|A mapping database from the U.S. Forest Service helps predict wildfire risk. Image: U.S. Forest Service. Click to enlarge.|
Reporter’s Toolbox: Forest Service Offers Mapping Database on Potential Wildfire Hazards
By Joseph A. Davis
For environmental journalists, that means precise and granular information about where the risk is highest.
Fortunately, there’s a database for that. Several, actually.
A reminder though: Data is neither magical nor infallible. Your best bet for staying alive (and helping those in your community do the same) is using your eyes and ears, and your common sense. Ground-truth everything. Talk to experts. Stay awake. Imagine the worst and prepare for it.
That said, you’ll find helpful insight in a wildfire hazard potential map and database from the U.S. Forest Service.
Where the data comes from
The Forest Service database was put together at its Rocky Mountain Research Station, better known to its friends as the Missoula Fire Sciences Laboratory. And there they know wildfire (they have smokejumpers on-premises and an airstrip on the backlot).
The data are available in file or map form, free online and downloadable. The resolution is very fine, a 270-meter grid (with an even finer 30-meter resolution available). The current version is for fire year 2020.
It’s based on models, but very smart models using some of the best available real-world information. The model used to create these maps is called the large fire simulator, or FSim, also developed by the Missoula fire lab.
You can even download the software on request, if you are so inclined (that’s not a sport for amateurs). The desktop version is called FlamMap. It is based on another simulation program called ArcFuels10, which is an extension of the commonly used ArcGIS software from ESRI.
How to use the data smartly
As always, it is worth reading the caveats: The data are not really meant for assessing your particular local hazard in real-time, but for mapping out strategic preventive treatment over larger areas. And those maps are impressive.
What is also important is the data fed into the model to come up with predictions of fire risk. This includes things like the amount of fuel, the condition of fuel, drought and other landscape conditions, topography, etc. This is overlaid with map layers showing human structures and populations. FSim updates these variables often.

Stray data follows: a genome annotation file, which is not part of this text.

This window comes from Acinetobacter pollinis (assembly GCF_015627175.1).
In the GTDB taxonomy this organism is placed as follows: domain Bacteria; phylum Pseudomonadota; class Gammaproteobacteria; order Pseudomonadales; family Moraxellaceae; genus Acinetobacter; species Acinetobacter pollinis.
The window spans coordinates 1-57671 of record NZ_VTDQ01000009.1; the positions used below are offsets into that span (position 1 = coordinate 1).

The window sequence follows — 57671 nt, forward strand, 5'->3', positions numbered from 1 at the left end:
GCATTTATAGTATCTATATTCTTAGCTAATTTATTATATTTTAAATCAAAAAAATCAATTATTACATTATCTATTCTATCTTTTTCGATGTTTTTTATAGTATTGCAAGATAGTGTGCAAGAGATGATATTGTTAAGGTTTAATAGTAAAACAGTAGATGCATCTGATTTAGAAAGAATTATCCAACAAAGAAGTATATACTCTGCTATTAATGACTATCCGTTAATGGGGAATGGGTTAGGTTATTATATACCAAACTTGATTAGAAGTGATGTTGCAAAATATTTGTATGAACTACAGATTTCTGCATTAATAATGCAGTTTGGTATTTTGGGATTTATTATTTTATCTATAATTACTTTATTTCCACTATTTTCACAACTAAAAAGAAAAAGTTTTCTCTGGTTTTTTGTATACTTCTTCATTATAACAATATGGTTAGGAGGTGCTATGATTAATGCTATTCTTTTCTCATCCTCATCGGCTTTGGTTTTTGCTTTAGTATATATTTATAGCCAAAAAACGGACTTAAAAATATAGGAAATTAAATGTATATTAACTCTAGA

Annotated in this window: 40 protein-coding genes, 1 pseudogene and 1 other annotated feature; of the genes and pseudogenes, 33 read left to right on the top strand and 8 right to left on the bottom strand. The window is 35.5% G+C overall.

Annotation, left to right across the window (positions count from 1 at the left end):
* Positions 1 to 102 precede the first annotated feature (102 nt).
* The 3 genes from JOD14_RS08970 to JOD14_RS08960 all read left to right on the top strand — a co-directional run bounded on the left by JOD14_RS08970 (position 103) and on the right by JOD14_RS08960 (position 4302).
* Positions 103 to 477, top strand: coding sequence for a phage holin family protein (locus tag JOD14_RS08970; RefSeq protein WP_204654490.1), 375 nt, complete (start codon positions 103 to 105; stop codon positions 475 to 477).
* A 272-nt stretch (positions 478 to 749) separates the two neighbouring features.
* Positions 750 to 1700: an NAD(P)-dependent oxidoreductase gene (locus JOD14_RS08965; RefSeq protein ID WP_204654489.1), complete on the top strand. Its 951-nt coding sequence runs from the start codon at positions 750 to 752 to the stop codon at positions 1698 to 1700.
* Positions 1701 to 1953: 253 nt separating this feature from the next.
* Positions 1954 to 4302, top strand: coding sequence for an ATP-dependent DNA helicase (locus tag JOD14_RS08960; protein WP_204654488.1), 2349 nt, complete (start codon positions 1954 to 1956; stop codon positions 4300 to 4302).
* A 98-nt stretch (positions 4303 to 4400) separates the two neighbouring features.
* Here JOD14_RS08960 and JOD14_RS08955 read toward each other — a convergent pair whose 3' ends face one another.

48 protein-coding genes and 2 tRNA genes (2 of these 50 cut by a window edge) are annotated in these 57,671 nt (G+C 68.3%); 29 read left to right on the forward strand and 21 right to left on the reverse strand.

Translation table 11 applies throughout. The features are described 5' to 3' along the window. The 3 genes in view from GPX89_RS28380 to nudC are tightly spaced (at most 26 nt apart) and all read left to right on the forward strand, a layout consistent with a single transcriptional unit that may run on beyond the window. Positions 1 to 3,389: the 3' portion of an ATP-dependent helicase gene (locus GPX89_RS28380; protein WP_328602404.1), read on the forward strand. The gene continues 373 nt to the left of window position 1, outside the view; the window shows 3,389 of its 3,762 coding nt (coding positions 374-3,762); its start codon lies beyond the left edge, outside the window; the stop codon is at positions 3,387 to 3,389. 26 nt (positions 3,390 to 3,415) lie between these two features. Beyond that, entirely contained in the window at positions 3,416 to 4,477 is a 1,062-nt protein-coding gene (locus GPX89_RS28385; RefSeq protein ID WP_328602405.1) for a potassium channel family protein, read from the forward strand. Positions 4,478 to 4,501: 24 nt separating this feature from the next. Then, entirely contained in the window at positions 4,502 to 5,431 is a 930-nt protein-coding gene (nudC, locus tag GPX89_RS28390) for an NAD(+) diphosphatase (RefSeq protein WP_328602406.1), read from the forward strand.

If you are not a fire-science modeling geek,
you may be more comfortable with a website
called Wildfire Risk to Communities.
If you are not a fire-science modeling geek, you may be more comfortable with a website called Wildfire Risk to Communities, which is interactive, map-based and meant for a more general audience, like community leaders.
It allows you to focus on your particular area of interest and suggests general strategies for reducing wildfire risks to humans and their structures.
A final word to the wise. Don’t use the wildfire hazard potential data in a vacuum. A lot depends on a lot of other things.
First, pay attention to fire weather predictions and warnings for your area from the National Oceanic and Atmospheric Administration’s Storm Prediction Center, the National Weather Service, the U.S. Drought Monitor and the National Interagency Fire Center — as well as state and local agencies.
Then ask whether your community is truly prepared for what could happen.
And for further insight, check out SEJ.org’s environmental issue area resource page on wildfire, which has top SEJournal stories and recent headlines on the topic.
Joseph A. Davis is a freelance writer/editor in Washington, D.C. who has been writing about the environment since 1976. He writes SEJournal Online's TipSheet, Reporter's Toolbox and Issue Backgrounder, as well as compiling SEJ's weekday news headlines service EJToday. Davis also directs SEJ's Freedom of Information Project and writes the WatchDog opinion column and WatchDog Alert.
* From the weekly news magazine SEJournal Online, Vol. 6, No. 23. Content from each new issue of SEJournal Online is available to the public via the SEJournal Online main page. Subscribe to the e-newsletter here. And see past issues of the SEJournal archived here.